Defeating Shiite "Special Groups" or rogue militias is priority #2. These guys are engaged in various criminal enterprises that you would see in other unstable countries like Brazil, Mexico, and Colombia which involve smuggling, kidnapping, political assassinations, and targeting coalition forces. There was some serious problems with training and weapons coming from Iran the past year, but it appears that has ceased, which is a tremendous diplomatic victory for Iraq and the US. Speaking as a guy out of uniform (as I always do), I'm a little disappointed with the neo-cons since they have not done much to acknowledge this. Why would anyone want a war with Iran? There must be something going on behind the curtain that I don't know about...

c) This is a symbolism thing. Now that we're there, we have to stay (doing as much good as we can in the mean time) until we can find a way to get out without appearing to have been defeated by Al Qaida. (implication: it's better to "win" by keeping 100k+ troops there for 20 years (I don't know what the actual numbers would be) than to "lose" by cutting our losses and focusing on redeploying to Afghanistan and rebuilding our military.)

I guess it's symbolic. But the entire "War on Terror" has been so muddled by the Bush administration that I'm confused what strategic message we are trying to send. The only thing I can say for sure is that it has been tremendously costly in both American lives and taxpayer dollars. I really hope that people get elected that will have a strong message on how to defeat terrorism, but as a military guy, I simply follow orders.

d) This is a visionary thing. We are helping democracy take root in the Arab world. (implication: Iraq just happened to be our first opportunity to do this because of Hussein's defiance of the UN WMD inspections regime. We will be there until Iraq looks like post-war Germany or Japan, possibly 100k+ troops for 20 years)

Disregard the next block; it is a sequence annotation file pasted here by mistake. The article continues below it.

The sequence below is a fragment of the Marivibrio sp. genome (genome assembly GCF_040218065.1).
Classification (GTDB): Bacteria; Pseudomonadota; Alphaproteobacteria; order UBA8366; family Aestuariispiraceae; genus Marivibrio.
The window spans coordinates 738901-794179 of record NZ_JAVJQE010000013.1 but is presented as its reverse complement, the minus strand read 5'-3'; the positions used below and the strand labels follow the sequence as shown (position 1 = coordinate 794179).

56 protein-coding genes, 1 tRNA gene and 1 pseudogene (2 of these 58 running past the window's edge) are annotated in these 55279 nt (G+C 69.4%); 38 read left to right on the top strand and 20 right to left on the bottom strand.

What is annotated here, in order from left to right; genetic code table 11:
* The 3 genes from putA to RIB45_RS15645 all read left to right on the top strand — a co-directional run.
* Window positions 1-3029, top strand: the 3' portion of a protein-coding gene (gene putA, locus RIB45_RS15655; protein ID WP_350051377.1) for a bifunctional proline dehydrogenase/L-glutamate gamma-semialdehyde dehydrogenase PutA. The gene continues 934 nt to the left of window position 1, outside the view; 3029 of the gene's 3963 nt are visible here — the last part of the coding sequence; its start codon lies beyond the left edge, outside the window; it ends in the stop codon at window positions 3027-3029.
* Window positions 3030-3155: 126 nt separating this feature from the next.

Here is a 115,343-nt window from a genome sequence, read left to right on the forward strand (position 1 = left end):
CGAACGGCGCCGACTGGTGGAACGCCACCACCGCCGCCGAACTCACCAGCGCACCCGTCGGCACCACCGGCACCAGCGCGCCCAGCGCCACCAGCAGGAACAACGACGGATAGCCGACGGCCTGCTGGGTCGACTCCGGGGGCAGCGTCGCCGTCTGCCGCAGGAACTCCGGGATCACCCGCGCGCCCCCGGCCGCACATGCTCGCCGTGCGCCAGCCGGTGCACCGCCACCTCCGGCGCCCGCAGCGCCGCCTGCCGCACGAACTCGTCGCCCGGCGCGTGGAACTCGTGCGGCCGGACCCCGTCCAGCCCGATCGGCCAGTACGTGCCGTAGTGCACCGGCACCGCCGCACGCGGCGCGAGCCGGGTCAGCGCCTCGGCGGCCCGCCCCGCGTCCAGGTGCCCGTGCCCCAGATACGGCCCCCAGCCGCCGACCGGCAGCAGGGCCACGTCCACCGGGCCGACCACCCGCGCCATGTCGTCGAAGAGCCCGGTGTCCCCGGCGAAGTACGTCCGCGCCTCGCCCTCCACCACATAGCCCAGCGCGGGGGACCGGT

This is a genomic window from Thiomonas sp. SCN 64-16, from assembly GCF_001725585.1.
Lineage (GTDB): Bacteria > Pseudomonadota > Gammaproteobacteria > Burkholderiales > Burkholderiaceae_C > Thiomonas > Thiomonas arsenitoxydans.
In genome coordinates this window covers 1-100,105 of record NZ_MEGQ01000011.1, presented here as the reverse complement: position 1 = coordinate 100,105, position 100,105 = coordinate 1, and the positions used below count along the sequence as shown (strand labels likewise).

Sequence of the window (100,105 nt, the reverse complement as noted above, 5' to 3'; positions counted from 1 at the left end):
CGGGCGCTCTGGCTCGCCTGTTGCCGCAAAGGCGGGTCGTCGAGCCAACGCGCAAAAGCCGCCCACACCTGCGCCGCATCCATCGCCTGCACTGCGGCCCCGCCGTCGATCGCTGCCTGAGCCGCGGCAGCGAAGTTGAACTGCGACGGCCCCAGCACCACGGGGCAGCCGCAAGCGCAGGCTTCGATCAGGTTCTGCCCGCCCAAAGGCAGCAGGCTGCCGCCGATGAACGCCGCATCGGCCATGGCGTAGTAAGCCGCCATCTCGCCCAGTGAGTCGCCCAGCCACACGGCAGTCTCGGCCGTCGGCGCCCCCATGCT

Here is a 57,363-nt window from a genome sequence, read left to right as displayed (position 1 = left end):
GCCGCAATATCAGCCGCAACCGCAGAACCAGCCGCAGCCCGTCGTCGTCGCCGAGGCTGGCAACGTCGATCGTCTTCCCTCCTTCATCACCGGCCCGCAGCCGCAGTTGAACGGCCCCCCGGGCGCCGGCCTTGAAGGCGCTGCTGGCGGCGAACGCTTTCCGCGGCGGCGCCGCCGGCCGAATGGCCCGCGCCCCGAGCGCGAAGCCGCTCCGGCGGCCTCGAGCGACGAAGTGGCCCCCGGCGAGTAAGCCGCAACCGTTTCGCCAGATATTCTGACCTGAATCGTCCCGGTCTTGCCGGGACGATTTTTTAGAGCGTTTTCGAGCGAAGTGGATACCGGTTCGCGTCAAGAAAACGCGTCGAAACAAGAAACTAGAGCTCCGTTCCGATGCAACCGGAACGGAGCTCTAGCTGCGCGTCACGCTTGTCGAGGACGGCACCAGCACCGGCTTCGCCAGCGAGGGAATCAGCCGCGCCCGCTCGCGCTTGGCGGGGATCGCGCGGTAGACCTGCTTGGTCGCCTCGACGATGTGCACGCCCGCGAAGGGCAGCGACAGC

The whole democracy thing was way too idealistic and way too short-sighted. Winston Churchill once said "Democracy is the worst form of government, except for all other forms that have been tried from time to time." I'm inclined to agree with him. The Bush Administration used the promise of democracy as a selling point to justify invasion of Iraq in 2003. I'm more in favor of the more modest and practical goals that are currently in place of defeating extremists and getting the lights on in Iraq.

e) This is a cognitive dissonance thing. (Warning--this one is possibly stupid or insulting or something--I ask it because I fear it is a factor for some people. I do not believe it's any one's sole motivation, and I know no one has said this is their view) We stay because people have trouble accepting that our soldiers are risking and losing their lives for something that isn't worth it, so we pretend it's worth it to make everyone feel better. (implication: the civilian leadership is buying time until it can blame our "defeat" by pull-out (see (c)) on the new Democratic president. Meanwhile, the military makes the best of the mission it's been given, doing the most good it can while it is asked to be in Iraq.)

Hmm, an interesting point A-Ro. But my whole beef with conspiracy theory and the 9/11 truth movement, and everything else you see in the wild n' weird blogosphere is that no one in politics is that smart or intelligent to pull off this kind of ruse. I think everyone is too worried about covering their own ass and getting re-elected.

f) This is a blood for oil thing. Just kidding. If all we wanted was oil, all we had to do was lift the sanctions and let Hussein sell it to us!

Yeah, if this was about making profits, I'd say this was the worst business idea since the Edsel. But I have my own personal bias on this, since I think that the folks who raised their right hand, and fought and died in Iraq did not do so to help some other rich plutocrats make a buck. The thought of it is very depressing, but you can see an angry veteran talk about it here. I don't think that's the only thing going on in Iraq, but I do concede that it was on people's mind or buried in their subconscious (not everyone, but some people in positions of power).